The importance of Observation (and recording)
Observing what you, or the kiln, is doing whether you are using a cartoon, or a schedule obtained from elsewhere – including the kiln manufacturer – means that you will learn much more quickly as you progress. You will be able to alter things as you go. This applies to all stages of the piece from design to removing the piece from the kiln.
Once you have made your design – whether as a drawing or a mock-up – look at it. Really look at it. Look at it from a distance, climb a ladder if you can’t pin it on a wall and look down on it. Look at it from the sides so you have an oblique angle view. Turn it upside down to confuse your expectations and so see what is really there. Look at it, using a mirror to see if it still looks good. Make the alterations you need as you go along to get the look you want and then repeat the process until you are happy.
Observe how you have put the piece together. Do the pieces fit?
Is everything in the right place? Are the colours right? Does it match your vision – symmetrical or asymmetrical? Do these things as you progress, so you become aware of the process and its rhythm.
Once you have determined your schedule, you cannot just leave the piece. If you are new to fusing, you need to observe the stages of firings to begin to understand what is happening to the glass at various temperatures and rates of advance. You would not put a cake into the oven and leave it without checking on it from time to time. Why would you fail to observe a much more expensive process?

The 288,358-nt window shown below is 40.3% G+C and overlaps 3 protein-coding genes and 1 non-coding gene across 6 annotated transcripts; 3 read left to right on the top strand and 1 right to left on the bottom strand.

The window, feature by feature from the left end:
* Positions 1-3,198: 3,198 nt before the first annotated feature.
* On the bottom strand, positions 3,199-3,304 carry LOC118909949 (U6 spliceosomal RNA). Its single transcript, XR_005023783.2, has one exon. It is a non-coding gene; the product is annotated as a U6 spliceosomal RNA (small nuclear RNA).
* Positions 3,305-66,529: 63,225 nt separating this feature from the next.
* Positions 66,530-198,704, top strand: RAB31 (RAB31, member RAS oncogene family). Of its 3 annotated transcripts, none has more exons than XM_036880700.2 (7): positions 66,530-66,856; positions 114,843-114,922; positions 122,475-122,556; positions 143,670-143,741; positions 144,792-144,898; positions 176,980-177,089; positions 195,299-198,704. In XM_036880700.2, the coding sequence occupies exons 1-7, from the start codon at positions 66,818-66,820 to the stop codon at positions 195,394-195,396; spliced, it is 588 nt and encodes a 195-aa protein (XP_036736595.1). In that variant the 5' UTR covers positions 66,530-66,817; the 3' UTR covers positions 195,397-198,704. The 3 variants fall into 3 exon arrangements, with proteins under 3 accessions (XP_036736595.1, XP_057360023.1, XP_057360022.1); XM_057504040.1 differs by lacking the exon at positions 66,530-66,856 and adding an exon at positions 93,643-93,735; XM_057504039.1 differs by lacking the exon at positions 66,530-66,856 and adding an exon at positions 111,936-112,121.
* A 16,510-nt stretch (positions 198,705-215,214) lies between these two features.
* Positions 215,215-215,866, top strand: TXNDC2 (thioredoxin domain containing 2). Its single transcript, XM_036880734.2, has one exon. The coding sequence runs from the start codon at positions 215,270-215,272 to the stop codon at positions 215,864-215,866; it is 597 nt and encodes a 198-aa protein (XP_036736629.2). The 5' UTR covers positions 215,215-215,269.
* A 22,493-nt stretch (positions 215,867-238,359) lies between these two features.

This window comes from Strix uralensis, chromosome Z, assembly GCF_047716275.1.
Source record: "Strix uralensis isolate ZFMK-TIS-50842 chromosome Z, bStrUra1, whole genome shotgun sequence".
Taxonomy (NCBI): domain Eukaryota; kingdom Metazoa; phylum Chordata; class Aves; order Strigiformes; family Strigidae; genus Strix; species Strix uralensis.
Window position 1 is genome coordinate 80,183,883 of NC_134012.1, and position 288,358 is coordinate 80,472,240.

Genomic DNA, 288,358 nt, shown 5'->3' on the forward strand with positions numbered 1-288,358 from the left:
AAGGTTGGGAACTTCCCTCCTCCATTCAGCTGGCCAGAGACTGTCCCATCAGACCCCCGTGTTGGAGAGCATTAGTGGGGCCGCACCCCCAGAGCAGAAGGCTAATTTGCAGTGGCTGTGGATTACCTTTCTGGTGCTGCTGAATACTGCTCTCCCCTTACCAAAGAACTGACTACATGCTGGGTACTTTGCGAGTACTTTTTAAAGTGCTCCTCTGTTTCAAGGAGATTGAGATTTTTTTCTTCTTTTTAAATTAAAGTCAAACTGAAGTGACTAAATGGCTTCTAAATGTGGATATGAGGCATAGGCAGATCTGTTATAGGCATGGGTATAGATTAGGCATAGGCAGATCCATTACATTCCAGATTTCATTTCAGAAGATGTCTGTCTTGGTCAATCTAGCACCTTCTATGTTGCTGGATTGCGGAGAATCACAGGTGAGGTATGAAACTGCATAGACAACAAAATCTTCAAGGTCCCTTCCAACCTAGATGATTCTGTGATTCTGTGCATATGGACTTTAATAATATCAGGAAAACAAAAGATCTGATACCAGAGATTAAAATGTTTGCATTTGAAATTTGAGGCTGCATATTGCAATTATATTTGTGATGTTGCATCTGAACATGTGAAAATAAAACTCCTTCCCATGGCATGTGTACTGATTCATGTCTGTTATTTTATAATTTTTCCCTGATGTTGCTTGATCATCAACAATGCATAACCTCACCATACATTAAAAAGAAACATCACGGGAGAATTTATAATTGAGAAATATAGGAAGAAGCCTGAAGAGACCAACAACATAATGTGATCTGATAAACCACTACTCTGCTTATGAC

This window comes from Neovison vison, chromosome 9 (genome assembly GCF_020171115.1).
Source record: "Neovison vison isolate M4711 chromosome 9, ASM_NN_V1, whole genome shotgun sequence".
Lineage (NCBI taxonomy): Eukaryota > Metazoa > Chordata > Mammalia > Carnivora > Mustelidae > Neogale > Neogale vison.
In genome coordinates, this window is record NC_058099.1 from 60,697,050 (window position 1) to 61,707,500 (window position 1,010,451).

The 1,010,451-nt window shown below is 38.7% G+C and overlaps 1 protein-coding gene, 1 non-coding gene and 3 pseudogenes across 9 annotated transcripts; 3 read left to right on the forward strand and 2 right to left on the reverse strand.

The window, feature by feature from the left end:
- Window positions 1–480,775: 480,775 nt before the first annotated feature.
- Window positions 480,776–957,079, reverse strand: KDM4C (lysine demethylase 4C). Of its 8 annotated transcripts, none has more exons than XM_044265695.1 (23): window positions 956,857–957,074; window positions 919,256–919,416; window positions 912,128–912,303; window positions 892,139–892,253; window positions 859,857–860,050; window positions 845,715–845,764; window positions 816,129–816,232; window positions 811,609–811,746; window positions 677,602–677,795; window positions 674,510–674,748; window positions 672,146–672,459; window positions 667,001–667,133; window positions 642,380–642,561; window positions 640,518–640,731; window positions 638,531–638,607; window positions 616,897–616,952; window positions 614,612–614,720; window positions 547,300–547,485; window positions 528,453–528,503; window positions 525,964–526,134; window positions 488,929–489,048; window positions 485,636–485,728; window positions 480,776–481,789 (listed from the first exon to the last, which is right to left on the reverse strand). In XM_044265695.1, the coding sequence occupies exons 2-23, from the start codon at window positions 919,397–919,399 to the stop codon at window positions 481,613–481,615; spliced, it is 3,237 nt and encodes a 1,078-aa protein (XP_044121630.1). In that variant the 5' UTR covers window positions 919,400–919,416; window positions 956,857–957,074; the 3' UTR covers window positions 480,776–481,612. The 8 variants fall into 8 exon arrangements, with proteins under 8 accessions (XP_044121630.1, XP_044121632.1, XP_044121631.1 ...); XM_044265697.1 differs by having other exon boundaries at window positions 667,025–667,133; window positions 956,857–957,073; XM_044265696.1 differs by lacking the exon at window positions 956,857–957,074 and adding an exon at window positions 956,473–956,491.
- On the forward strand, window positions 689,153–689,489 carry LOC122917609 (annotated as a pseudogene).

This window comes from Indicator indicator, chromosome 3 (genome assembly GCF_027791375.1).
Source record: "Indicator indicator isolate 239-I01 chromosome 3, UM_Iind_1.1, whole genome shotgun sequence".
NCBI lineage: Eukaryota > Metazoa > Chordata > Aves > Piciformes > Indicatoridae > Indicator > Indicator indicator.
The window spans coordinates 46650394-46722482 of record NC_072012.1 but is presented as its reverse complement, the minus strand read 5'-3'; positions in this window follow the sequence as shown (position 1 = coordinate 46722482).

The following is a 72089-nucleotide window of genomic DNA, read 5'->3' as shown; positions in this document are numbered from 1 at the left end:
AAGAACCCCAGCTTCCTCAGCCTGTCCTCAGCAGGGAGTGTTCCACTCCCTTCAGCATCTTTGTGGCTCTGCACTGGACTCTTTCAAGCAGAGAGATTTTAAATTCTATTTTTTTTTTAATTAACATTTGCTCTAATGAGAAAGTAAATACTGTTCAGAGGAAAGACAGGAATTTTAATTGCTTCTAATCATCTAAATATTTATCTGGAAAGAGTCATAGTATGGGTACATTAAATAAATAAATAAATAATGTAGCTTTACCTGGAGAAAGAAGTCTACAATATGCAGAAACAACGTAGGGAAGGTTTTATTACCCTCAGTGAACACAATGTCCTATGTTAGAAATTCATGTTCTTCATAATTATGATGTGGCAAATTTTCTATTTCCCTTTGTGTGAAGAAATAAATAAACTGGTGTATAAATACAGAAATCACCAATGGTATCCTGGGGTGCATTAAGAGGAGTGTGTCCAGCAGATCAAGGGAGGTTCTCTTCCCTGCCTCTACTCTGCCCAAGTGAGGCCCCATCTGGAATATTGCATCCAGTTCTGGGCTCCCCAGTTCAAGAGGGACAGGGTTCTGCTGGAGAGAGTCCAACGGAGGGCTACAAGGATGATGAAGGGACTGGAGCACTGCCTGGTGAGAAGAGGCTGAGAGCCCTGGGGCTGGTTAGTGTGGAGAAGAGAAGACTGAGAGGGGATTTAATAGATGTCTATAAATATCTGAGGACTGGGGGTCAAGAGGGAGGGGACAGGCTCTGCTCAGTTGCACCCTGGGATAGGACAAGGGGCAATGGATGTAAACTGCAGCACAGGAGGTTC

Even when you are experienced - observation of new layups, new processes and anything you haven’t done several times before - you need to know how things are progressing during the firing.
Observing a firing is relatively simple. You need to check on two things:
· Check for a too rapid rate of advance. Peek into the kiln at around 540C to see if the piece is still whole. If not, you can abort the firing and progress to fixing or move on to another project.
· Check to see when the desired shape has been achieved. Peeking to see if the slump is complete or needs more time is important to getting the shape right. Peek to determine if the tack fuse has been achieved. When it has, advance to the next segment to avoid over firing. If it hasn’t, add time to the schedule to get it right.
It is not enough to simply observe. You need to record what you intended and the results you achieved. That includes what you did to get things right as well as wrong. What did you do to correct elements? These are all things that you will need to refer to in the future.
The key to rapid learning is observation and recording what you see.